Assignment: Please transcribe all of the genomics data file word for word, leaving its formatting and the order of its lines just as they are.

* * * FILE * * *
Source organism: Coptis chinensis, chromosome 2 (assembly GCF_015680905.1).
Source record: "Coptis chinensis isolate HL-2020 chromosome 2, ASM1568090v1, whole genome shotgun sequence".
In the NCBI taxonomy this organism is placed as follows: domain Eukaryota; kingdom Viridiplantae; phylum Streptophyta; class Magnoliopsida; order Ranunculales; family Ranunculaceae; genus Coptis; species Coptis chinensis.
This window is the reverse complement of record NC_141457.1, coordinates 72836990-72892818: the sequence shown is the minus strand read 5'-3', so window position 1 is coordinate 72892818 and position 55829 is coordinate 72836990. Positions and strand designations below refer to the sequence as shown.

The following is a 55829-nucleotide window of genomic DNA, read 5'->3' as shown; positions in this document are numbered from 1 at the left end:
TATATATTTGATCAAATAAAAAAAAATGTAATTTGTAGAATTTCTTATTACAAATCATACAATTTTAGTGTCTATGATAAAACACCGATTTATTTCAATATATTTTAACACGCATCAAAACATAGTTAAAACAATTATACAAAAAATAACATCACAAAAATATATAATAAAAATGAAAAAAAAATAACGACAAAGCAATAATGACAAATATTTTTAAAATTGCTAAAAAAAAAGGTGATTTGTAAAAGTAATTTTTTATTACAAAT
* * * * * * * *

Source organism: Coptis chinensis, chromosome 2 (assembly GCF_015680905.1).
Source record: "Coptis chinensis isolate HL-2020 chromosome 2, ASM1568090v1, whole genome shotgun sequence".
In the NCBI taxonomy this organism is placed as follows: domain Eukaryota; kingdom Viridiplantae; phylum Streptophyta; class Magnoliopsida; order Ranunculales; family Ranunculaceae; genus Coptis; species Coptis chinensis.
This window is the reverse complement of record NC_141457.1, coordinates 72836990-72892818: the sequence shown is the minus strand read 5'-3', so window position 1 is coordinate 72892818 and position 55829 is coordinate 72836990. Positions and strand designations below refer to the sequence as shown.

The following is a 55829-nucleotide window of genomic DNA, read 5'->3' as shown; positions in this document are numbered from 1 at the left end:
TATATATTTGATCAAATAAAAAAAAATGTAATTTGTAGAATTTCTTATTACAAATCATACAATTTTAGTGTCTATGATAAAACACCGATTTATTTCAATATATTTTAACACGCATCAAAACATAGTTAAAACAATTATACAAAAAATAACATCACAAAAATATATAATAAAAATGAAAAAAAAATAACGACAAAGCAATAATGACAAATATTTTTAAAATTGCTAAAAAAAAAGGTGATTTGTAAAAGTAATTTTTTATTACAAAT